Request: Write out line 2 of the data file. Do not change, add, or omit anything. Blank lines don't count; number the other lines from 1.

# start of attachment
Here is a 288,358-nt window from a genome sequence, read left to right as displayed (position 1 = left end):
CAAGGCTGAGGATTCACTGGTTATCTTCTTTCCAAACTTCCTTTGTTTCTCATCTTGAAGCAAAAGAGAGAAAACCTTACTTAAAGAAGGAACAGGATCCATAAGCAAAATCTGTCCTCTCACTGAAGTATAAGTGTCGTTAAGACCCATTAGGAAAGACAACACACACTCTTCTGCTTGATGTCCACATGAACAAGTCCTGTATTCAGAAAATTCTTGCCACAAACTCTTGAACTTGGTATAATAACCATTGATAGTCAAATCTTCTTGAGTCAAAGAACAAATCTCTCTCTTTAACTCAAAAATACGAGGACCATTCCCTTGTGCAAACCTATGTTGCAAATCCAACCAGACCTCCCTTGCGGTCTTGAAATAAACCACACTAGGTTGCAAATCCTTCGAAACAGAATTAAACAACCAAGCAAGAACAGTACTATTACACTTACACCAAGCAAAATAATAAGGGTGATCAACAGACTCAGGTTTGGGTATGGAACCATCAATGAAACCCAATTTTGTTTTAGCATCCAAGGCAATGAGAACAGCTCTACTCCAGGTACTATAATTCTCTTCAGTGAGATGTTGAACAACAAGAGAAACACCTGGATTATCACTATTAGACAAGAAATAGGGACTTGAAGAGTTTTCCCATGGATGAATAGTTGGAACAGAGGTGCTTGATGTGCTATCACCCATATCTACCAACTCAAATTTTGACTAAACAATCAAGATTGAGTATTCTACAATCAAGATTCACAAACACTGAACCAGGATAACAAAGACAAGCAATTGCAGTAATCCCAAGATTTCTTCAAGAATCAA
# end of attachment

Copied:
CAAGGCTGAGGATTCACTGGTTATCTTCTTTCCAAACTTCCTTTGTTTCTCATCTTGAAGCAAAAGAGAGAAAACCTTACTTAAAGAAGGAACAGGATCCATAAGCAAAATCTGTCCTCTCACTGAAGTATAAGTGTCGTTAAGACCCATTAGGAAAGACAACACACACTCTTCTGCTTGATGTCCACATGAACAAGTCCTGTATTCAGAAAATTCTTGCCACAAACTCTTGAACTTGGTATAATAACCATTGATAGTCAAATCTTCTTGAGTCAAAGAACAAATCTCTCTCTTTAACTCAAAAATACGAGGACCATTCCCTTGTGCAAACCTATGTTGCAAATCCAACCAGACCTCCCTTGCGGTCTTGAAATAAACCACACTAGGTTGCAAATCCTTCGAAACAGAATTAAACAACCAAGCAAGAACAGTACTATTACACTTACACCAAGCAAAATAATAAGGGTGATCAACAGACTCAGGTTTGGGTATGGAACCATCAATGAAACCCAATTTTGTTTTAGCATCCAAGGCAATGAGAACAGCTCTACTCCAGGTACTATAATTCTCTTCAGTGAGATGTTGAACAACAAGAGAAACACCTGGATTATCACTATTAGACAAGAAATAGGGACTTGAAGAGTTTTCCCATGGATGAATAGTTGGAACAGAGGTGCTTGATGTGCTATCACCCATATCTACCAACTCAAATTTTGACTAAACAATCAAGATTGAGTATTCTACAATCAAGATTCACAAACACTGAACCAGGATAACAAAGACAAGCAATTGCAGTAATCCCAAGATTTCTTCAAGAATCAA